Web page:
These comments are made for the purpose of discussion and should NOT be used as recommendations for or against therapies or other treatments. An individual patient is always advised to consult their own physician.
Question: Over the past two years my vision has gotten progressively worse.
I recently visited an ophthalmologist who told me I was
developing cataracts. He then told me my visit was over,
gave me a prescription which he said at best would give me
20/40 vision, and didn't seem to want to answer questions
or give me further guidance. He did say many people live
with cataracts for years before having anything done about
them and when I decided to have something done, other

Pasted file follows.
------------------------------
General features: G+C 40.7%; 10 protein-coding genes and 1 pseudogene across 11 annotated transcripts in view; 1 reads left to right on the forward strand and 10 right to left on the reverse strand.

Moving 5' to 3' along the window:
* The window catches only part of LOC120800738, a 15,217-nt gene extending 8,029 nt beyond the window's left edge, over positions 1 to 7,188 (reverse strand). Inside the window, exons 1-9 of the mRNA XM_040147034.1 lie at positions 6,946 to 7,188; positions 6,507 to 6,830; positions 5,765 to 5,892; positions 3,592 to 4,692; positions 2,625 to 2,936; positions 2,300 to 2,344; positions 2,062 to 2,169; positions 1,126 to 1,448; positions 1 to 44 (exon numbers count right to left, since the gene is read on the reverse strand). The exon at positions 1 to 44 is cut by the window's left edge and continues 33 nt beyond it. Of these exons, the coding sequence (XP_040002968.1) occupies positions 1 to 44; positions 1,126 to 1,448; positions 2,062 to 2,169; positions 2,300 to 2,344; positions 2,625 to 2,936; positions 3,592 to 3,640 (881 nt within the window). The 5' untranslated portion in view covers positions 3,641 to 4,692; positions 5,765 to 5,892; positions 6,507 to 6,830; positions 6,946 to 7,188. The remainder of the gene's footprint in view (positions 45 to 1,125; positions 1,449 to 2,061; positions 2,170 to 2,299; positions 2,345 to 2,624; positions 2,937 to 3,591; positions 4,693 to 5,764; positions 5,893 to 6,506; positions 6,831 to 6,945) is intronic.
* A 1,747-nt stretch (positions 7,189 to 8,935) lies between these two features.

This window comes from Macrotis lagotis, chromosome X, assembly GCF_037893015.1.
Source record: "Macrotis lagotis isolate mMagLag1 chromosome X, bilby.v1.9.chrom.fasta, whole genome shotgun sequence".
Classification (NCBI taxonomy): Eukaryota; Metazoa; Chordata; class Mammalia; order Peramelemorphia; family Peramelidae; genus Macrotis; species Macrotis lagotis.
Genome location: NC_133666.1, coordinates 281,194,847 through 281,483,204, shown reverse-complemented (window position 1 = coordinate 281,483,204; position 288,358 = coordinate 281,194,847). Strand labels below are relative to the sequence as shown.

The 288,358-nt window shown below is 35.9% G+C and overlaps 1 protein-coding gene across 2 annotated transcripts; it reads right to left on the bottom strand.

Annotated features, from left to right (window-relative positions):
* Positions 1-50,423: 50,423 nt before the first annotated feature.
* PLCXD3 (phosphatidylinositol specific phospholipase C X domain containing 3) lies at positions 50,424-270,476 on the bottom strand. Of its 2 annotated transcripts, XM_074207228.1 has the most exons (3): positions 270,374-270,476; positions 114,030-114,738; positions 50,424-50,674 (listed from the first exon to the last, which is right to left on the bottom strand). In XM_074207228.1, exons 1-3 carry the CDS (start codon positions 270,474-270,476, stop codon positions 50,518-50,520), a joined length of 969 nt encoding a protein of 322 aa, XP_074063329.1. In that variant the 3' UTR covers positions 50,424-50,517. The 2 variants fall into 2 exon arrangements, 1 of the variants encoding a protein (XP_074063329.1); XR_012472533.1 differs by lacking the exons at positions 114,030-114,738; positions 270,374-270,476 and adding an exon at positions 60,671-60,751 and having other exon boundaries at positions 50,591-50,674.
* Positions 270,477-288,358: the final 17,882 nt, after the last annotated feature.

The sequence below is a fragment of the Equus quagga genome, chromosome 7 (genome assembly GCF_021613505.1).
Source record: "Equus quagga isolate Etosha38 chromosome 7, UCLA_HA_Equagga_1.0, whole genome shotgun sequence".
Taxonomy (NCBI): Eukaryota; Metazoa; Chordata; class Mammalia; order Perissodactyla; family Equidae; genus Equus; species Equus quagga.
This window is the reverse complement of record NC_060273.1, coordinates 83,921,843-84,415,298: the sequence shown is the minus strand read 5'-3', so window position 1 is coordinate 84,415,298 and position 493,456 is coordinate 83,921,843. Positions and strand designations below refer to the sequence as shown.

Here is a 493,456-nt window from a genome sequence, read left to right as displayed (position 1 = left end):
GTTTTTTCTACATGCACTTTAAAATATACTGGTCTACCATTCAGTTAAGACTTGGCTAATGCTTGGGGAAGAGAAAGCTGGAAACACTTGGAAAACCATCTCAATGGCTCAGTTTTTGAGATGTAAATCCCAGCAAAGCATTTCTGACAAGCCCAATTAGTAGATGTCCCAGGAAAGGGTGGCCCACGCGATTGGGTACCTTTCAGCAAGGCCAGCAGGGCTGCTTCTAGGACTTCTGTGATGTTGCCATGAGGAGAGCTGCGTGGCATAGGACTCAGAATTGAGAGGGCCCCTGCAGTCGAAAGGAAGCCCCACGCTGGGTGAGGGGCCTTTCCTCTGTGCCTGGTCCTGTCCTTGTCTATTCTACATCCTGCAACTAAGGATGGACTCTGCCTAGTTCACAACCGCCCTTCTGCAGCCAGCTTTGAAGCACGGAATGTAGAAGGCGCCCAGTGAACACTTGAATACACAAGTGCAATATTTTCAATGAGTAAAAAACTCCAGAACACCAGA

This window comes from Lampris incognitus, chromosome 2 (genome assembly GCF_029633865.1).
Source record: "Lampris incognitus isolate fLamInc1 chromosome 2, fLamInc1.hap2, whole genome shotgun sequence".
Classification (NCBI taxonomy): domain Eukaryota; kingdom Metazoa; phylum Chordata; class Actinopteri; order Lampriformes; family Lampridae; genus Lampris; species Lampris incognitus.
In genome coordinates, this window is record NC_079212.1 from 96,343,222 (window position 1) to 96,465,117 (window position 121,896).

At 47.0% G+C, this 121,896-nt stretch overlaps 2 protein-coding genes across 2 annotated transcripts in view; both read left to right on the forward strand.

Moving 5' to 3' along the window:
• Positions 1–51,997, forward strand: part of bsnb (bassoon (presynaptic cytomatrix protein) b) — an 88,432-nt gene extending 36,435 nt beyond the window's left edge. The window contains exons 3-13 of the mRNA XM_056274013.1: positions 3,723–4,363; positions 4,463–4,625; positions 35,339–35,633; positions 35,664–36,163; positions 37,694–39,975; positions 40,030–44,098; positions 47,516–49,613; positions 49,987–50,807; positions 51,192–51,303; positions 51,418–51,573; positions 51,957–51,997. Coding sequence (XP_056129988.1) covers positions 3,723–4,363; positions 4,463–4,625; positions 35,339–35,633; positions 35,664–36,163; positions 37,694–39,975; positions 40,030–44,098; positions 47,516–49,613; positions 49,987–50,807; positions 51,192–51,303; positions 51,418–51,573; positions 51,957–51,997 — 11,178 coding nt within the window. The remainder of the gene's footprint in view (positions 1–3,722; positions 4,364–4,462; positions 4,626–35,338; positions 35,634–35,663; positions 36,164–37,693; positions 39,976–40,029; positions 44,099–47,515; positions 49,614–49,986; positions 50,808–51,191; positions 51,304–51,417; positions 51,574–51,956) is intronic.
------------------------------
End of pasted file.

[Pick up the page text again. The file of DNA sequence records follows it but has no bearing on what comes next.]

of my vision problems could be corrected. He did not tell me
anything about the surgery, how to find a good surgeon, how long
I should wait before having surgery, or what the
prognosis for a good outcome exists.
I am 58 years old. There is a history of cataracts in my
family. I have an uncle who had the surgery many years
ago, and completely lost his sight. I have an aunt who
recently had the surgery which was very successful.
I would appreciate any information you can give, and help
me chart a direction in dealing with the problem.
Answer: Cataracts are common and usually progressive. Surgery of any type is usually not attempted until the vision has been affected. This usually happens about the time that patients no longer feel comfortable driving at dusk or at night. The cataracts need to be "ripe" to get the maximum effect while giving the least risk. This usually takes 5-10 years although some cataracts can be very slow growing. As long as you don't notice the cataracts I wouldn't pursue any surgical options.
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